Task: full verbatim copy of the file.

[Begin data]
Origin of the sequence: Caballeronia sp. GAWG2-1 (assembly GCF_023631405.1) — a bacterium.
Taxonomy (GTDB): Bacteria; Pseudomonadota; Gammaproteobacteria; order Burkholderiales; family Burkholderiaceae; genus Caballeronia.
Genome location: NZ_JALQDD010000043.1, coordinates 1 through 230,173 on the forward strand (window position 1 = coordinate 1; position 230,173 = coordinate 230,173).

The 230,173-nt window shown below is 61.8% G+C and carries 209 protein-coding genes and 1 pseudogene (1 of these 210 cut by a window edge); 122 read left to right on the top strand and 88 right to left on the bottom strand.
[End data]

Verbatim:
Origin of the sequence: Caballeronia sp. GAWG2-1 (assembly GCF_023631405.1) — a bacterium.
Taxonomy (GTDB): Bacteria; Pseudomonadota; Gammaproteobacteria; order Burkholderiales; family Burkholderiaceae; genus Caballeronia.
Genome location: NZ_JALQDD010000043.1, coordinates 1 through 230,173 on the forward strand (window position 1 = coordinate 1; position 230,173 = coordinate 230,173).

The 230,173-nt window shown below is 61.8% G+C and carries 209 protein-coding genes and 1 pseudogene (1 of these 210 cut by a window edge); 122 read left to right on the top strand and 88 right to left on the bottom strand.